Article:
A “Library of Things” program in Sacramento, California has started to loan out all kinds of stuff that people may want to use, once in a while, but not own. An initiative of the Sacramento Public Library, the program aims to broaden the scope of libraries in useful ways. Their collection includes a laminating machine, music instruments, digital cameras, sewing machines and other appliances and technologies. Some items are loaned out while others can be used on site, like a book-printing machine and a 3D-printing lab.
“It’s rare that a government agency with a very clear mandate – books – gets the chance to experiment with something like this,” – Lori Easterwood of the Sacramento Public Library
Libraries have long served social, cultural and educational functions beyond simply lending books. Still, the recent and ongoing shift from physical to digital volumes continues to raise questions about what role libraries can and should play in the age of ebooks. At a time when so much information can be found for free online, some library systems have turned to other physical things, providing patrons with tools, seeds and more. Shelf space once used for books can store all kinds of other objects. And unlike much of the “sharing economy,” these communal systems can be free for users (though late fees may apply).
As early as the 1970s, tool libraries began to appear in the United States, serving as early templates for what a “library of things” could become. Today, 40 such libraries can be found around the nation. In Columbus, Ohio, the RTCO Tool Library has nearly 5,000 tools that are loaned out to individuals and non-profit organizations.
Many tool library collections feature a vast array of tools for carpentry, woodworking, gardening, plumbing, electrical work and concrete masonry. Many have staff and equipment dedicated to helping maintain and repair collections as well. Funding for tool libraries comes from cities, states, non-profits and individual donors.
Tool libraries help people who cannot afford their own tools, but they do more than that. For urban dwellers lacking the space to store equipment, they obviate the need to buy and resell things from one project to the next. In that sense, they are truly serving a “sharing economy” function by reducing our need to purchase things (or space). In many cases, they also provide education, training and advice as well.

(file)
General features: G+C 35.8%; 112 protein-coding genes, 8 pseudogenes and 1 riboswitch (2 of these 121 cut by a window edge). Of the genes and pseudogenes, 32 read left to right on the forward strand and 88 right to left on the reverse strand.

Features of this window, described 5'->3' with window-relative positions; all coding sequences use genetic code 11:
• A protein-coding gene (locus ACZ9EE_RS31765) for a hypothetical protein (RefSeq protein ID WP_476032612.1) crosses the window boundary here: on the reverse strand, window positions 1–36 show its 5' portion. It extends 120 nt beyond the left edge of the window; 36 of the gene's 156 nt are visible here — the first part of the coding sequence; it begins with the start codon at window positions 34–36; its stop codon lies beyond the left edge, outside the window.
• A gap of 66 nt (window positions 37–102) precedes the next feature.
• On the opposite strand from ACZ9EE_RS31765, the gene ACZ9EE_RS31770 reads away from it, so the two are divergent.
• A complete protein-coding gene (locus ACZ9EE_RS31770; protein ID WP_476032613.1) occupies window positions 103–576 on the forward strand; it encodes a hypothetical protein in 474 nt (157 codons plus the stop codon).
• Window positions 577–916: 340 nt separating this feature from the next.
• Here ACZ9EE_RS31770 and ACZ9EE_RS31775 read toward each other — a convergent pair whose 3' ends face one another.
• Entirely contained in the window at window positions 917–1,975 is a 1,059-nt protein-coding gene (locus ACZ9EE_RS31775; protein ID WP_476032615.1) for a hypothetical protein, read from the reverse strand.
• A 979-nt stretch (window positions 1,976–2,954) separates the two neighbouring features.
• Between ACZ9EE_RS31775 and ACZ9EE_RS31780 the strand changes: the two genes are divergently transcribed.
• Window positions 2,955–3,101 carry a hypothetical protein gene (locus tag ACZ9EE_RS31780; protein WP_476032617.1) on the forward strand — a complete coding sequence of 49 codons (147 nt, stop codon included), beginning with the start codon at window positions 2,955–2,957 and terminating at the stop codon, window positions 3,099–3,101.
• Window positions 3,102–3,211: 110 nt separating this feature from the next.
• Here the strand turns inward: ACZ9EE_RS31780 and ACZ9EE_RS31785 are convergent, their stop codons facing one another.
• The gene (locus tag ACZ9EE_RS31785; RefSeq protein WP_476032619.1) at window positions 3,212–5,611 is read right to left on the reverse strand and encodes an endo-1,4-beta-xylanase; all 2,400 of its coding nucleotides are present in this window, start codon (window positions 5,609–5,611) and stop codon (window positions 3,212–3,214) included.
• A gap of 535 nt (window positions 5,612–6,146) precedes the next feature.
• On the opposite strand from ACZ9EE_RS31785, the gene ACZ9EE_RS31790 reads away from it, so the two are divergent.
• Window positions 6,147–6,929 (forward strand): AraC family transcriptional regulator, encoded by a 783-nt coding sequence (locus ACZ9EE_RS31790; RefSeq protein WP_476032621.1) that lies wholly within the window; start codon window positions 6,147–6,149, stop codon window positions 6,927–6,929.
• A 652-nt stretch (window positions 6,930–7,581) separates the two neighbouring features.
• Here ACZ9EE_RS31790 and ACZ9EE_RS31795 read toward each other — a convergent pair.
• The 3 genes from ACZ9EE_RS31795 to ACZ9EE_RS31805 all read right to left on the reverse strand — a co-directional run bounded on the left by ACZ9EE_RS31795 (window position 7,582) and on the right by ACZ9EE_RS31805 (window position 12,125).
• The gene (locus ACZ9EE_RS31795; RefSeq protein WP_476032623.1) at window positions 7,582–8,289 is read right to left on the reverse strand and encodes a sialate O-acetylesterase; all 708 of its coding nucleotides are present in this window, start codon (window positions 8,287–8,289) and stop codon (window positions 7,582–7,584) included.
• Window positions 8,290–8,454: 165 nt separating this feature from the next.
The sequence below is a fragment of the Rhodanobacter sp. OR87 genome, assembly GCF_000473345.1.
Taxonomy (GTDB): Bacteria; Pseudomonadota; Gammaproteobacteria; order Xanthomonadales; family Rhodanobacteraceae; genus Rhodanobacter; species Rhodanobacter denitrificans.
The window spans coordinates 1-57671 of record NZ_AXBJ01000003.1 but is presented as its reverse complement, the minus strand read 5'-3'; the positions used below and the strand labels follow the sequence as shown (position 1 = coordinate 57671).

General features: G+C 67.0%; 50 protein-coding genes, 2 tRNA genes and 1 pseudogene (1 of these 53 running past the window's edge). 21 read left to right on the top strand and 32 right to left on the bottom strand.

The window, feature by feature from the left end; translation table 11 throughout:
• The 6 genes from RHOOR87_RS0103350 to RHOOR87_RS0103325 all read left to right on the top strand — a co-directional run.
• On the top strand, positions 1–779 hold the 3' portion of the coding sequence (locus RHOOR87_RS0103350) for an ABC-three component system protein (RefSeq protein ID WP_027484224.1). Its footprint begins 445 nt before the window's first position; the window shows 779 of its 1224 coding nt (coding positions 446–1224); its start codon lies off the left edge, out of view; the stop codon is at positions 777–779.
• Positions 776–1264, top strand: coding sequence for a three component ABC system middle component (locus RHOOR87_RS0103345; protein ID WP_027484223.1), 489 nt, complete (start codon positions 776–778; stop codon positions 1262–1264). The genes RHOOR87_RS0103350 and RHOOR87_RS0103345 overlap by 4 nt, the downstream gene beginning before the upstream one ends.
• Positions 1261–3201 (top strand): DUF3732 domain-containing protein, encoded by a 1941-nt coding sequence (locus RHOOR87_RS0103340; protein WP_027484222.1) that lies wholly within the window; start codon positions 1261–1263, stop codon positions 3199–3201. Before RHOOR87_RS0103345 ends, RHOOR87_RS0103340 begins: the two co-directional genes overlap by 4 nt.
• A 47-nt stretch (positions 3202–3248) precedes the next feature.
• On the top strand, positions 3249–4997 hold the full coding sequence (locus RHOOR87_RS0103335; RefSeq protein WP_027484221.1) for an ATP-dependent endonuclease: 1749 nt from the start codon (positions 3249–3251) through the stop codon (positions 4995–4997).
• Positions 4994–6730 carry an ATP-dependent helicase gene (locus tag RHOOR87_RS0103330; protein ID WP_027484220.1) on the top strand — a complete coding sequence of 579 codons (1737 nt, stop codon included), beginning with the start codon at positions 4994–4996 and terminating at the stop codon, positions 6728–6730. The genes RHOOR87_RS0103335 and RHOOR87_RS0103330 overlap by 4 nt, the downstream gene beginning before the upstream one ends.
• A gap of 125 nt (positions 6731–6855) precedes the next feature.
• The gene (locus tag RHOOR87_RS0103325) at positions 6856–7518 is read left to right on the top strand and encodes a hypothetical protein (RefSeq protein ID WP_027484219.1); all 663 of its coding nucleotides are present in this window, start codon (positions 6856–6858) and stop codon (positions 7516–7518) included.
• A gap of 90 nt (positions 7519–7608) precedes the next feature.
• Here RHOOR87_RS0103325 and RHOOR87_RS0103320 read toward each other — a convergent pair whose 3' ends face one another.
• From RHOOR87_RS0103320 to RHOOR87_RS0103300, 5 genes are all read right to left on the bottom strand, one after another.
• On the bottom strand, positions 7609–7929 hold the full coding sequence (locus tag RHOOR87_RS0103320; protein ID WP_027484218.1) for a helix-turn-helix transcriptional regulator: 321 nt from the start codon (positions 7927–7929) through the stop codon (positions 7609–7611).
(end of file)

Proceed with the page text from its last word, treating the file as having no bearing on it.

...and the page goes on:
Meanwhile, seed libraries have also begun to sprout up to serve communities in and beyond the US. Since returning seeds is not feasible, many of these institutions instead ask that farmers and gardeners add seeds from “borrowed” plants back to the library.
Like seed banks and vaults, seed libraries also serve to preserve plant varieties, maintaining agricultural biodiversity. Many of their collections focus on rare, local and heirloom seeds. Regional seed banks can help promote robust varieties suited to a given area and climate, self-selecting based on the successful seeds that get “returned.”
Tools and seeds aside, there remains a strong argument for conventional libraries as valuable resources for communities. These places do more than simply serve as warehouses for dusty old physical books. Research librarians, for instance, can help visitors find rare volumes, evaluate sources and secure access to specialized databases.
At the same time, many libraries (and their patrons) are finding new value in rethinking libraries as well, both to reinvigorate their current functions and expand their offerings. The future of the library as an institution is in flux but full of potential.
“It’s when you create a project that gets people’s attention that you remind them about the other things the library has to offer,” says Lori Easterwood of Sacramento’s Library of Things.
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